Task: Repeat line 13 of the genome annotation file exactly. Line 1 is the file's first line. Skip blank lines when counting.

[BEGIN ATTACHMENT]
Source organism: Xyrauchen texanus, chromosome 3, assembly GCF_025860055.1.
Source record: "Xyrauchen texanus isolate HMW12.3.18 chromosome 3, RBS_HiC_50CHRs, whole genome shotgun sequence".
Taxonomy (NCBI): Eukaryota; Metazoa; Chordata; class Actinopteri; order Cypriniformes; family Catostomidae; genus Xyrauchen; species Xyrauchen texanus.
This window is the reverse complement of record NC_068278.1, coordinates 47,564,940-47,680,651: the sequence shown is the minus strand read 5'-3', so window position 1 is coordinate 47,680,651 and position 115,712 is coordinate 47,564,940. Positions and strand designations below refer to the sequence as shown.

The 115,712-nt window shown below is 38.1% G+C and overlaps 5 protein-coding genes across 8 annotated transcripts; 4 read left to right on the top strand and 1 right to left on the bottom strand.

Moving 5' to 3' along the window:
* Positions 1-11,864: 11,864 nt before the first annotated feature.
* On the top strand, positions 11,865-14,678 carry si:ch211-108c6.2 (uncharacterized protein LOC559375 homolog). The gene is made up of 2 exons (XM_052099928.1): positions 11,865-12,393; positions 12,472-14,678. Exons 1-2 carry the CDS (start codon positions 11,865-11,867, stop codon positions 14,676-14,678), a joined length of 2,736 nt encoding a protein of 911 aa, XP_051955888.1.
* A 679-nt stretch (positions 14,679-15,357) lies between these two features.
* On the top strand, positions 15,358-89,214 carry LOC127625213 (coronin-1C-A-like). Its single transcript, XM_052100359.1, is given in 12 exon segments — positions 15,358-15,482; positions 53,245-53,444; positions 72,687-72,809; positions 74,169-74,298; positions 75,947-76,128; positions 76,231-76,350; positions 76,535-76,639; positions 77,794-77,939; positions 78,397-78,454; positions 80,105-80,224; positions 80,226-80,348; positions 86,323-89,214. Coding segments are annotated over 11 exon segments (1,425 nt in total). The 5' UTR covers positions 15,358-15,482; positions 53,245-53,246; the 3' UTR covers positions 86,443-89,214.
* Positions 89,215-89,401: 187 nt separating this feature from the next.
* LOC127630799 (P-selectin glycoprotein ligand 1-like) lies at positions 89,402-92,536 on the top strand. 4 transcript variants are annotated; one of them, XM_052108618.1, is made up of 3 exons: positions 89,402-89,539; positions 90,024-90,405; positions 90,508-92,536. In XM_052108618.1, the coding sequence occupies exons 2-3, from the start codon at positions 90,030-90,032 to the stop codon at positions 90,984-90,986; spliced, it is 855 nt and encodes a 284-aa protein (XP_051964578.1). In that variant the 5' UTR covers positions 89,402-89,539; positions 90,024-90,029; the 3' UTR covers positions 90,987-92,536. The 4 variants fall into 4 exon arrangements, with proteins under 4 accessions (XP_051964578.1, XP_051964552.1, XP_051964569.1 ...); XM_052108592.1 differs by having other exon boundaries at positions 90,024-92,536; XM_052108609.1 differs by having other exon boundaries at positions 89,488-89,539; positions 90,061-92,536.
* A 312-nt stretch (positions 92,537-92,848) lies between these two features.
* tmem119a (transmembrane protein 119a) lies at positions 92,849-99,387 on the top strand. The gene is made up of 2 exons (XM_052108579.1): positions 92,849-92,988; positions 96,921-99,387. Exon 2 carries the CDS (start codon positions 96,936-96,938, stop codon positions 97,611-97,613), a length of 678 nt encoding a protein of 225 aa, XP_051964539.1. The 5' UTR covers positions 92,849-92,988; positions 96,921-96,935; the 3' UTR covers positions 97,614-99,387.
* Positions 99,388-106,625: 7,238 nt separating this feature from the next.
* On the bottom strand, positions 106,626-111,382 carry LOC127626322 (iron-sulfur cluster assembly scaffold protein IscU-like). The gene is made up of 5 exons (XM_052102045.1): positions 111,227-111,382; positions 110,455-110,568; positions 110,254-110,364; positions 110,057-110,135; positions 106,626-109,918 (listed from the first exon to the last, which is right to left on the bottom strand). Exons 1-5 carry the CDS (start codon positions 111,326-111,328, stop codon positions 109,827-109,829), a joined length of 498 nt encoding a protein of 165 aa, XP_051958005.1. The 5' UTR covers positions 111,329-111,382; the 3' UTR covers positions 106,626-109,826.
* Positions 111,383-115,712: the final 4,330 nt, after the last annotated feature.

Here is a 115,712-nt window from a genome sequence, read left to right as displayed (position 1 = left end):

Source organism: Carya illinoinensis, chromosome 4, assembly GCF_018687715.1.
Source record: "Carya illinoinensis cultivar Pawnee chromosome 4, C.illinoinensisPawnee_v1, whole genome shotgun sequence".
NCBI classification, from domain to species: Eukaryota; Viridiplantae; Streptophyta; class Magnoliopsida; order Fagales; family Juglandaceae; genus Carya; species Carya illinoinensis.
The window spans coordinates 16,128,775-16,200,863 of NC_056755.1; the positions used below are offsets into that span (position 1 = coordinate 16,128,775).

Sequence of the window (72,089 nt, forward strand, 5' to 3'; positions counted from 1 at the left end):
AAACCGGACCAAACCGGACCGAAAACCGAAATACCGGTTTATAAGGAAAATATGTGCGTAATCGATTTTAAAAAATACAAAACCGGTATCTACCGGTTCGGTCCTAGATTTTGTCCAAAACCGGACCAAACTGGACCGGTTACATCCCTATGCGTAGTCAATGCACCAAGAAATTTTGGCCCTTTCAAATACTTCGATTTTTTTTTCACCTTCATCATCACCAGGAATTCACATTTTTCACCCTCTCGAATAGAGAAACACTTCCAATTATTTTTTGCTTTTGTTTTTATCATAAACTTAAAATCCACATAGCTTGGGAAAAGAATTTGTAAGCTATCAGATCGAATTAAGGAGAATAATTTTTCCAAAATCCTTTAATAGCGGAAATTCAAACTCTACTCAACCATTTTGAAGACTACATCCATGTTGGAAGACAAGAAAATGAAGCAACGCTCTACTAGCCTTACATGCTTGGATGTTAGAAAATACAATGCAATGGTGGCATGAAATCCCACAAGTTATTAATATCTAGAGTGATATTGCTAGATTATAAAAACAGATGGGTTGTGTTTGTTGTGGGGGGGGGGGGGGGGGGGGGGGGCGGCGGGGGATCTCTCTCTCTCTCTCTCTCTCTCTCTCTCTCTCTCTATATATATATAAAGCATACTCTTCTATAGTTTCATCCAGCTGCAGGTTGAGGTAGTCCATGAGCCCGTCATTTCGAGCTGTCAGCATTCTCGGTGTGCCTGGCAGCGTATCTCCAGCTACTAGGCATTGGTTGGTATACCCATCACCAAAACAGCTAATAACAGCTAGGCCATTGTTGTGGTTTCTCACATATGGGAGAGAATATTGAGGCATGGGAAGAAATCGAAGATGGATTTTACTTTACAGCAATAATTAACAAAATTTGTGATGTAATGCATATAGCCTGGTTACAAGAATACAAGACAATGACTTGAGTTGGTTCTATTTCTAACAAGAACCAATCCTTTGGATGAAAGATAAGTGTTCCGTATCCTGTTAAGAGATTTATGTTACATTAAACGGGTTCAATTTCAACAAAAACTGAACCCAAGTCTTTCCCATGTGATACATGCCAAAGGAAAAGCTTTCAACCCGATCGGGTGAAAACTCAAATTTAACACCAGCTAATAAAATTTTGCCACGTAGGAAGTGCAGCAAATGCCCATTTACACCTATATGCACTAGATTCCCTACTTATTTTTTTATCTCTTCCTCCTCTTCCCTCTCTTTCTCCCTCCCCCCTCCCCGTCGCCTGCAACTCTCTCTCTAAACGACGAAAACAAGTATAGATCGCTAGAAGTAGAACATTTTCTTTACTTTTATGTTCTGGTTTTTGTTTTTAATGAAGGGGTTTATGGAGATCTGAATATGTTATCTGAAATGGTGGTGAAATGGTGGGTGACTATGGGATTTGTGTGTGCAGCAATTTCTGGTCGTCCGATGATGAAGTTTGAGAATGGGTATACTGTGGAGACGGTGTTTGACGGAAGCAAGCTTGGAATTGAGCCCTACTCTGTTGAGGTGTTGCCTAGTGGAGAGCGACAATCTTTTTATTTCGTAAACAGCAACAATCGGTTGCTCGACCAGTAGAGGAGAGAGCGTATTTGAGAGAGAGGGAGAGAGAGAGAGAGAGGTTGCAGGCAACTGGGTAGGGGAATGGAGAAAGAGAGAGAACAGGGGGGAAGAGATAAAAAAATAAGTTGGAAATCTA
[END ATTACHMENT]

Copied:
* A 312-nt stretch (positions 92,537-92,848) lies between these two features.